How to Do Alternate Nostril Breathing or Nadi Sodhana

Alternate Nostril Breathing - Nadi Shodhana
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Alternate nostril breathing may sound foreign to some but once you know how accessible it can be to incorporate this breathing technique into your routine you will reap the benefits of its calming effects. So how can you breathe out of one nostril at a time and why would you want to? By using your fingers to block off one nostril at a time as you breathe through the other, alternating your breath between nostrils in a regular pattern is balancing, relaxing, and calming, making nadi sodhana a very popular pranayama exercise.

This method is traditionally thought to balance the two sides of your brain and to clear the nadis, which are energy channels that run along the base of the spine to the crown of the head. Western research is catching up with Eastern science and has confirmed this belief by showing that this breath can reduce blood pressure.

If you are a little congested, expect this pranayama to move the mucus out so have some tissues handy. However, if you are too stuffed up to breathe out of either nostril you won't be able to get the intended benefits, so wait until the air passageways are clear to do this exercise.


1. You can practice this breath in any seated position. Make yourself comfortable in sukasana, half lotus, virasana, vajrasana, or even sitting in a chair. You will be sitting for several minutes, so use props as necessary so you can maintain your posture.

2. Position your right hand in Vishnu mudra by folding your pointer and middle fingers into your palm, leaving your thumb, ring finger, and pinky sticking up.

3. Bring your thumb to the right side of your nose and your ring finger to the left side.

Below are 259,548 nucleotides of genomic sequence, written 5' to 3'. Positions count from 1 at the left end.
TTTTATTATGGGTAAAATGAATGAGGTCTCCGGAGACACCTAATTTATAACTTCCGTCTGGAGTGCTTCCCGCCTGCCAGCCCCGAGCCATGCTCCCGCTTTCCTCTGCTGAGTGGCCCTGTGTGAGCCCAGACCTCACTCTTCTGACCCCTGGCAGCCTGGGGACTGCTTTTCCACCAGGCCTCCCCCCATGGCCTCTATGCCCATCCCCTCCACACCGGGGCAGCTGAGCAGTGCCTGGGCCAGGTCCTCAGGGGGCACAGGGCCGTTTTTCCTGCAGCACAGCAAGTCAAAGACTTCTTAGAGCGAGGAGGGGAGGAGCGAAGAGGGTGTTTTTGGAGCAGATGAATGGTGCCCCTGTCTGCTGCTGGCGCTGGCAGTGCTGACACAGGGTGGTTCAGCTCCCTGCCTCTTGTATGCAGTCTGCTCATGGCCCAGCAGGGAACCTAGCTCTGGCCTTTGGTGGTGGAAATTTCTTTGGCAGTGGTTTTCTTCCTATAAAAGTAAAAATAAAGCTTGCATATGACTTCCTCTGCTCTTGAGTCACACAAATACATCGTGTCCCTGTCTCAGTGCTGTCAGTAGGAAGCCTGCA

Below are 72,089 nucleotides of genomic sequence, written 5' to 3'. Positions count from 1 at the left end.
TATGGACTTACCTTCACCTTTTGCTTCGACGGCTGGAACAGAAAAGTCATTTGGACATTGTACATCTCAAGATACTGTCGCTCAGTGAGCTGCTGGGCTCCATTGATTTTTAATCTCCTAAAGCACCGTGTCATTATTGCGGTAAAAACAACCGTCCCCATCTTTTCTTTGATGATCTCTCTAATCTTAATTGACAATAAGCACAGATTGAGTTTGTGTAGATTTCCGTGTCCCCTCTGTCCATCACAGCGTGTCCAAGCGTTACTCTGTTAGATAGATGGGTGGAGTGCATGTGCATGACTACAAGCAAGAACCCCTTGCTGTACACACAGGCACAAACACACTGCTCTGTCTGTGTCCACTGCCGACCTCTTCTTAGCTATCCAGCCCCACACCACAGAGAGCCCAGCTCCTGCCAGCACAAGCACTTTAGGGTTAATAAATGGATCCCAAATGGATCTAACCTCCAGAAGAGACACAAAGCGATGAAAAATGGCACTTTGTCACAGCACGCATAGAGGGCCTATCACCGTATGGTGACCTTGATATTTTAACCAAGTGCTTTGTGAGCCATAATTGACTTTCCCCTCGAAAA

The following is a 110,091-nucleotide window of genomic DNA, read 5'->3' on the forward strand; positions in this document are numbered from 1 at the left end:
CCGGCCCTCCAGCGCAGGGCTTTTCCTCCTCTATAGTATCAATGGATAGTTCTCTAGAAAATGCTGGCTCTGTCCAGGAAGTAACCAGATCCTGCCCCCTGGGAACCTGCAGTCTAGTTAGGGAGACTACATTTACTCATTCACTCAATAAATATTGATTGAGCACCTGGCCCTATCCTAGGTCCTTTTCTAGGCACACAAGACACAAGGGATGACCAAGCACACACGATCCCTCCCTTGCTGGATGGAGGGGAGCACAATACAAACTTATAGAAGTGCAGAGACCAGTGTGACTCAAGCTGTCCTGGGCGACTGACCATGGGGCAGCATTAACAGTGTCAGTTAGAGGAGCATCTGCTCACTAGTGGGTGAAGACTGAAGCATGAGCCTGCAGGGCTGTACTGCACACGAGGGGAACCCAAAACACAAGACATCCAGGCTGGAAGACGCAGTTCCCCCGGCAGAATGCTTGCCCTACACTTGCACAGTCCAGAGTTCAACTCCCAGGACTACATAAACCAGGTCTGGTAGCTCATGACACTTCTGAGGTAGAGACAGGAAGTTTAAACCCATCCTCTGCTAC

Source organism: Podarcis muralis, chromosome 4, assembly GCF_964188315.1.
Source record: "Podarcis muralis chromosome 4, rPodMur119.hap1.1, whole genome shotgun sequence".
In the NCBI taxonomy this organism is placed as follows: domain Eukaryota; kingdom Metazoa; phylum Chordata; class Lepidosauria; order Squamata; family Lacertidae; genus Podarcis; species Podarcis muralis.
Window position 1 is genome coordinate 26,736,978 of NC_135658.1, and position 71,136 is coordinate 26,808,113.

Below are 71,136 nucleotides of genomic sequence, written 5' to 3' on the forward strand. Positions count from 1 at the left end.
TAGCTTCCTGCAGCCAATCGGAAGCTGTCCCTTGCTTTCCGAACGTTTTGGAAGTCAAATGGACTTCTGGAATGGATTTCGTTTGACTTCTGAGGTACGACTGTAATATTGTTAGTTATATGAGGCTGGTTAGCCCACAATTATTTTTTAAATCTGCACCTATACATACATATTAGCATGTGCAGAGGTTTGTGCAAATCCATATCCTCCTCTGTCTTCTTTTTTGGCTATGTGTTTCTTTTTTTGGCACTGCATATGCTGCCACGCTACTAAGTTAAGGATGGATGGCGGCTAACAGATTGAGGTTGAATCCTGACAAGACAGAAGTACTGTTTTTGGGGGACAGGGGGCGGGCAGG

4. Close your eyes or take a soft gaze downward. Inhale and exhale once to prepare.

5. Close off your right nostril with your thumb.

6. Inhale through your left nostril.

7. Close off your left nostril with your ring finger.

8. Open and exhale through your right nostril.

9. Inhale through your right nostril.

10. Close off your right nostril with your thumb.

11. Open and exhale through your left nostril.

12. Inhale through your left nostril.

13. At first, you might only make it through a few rounds of this breath. Try to work up to doing at least 10 rounds. You can also take a break and then resume the exercise.

14. If your mind begins to wander, focus on counting the length of your inhales and exhales or on the sensation of your breath on the skin under your nose. It may feel cool as you inhale and warm as you exhale. 

15. If you ever begin to feel light-headed, release both nostrils and breathe normally. Or, imagine breathing through the above steps but without using your fingers to block off the nasal passageways.  

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By Ann Pizer, RYT
Ann Pizer is a writer and registered yoga instructor who teaches vinyasa/flow and prenatal yoga classes.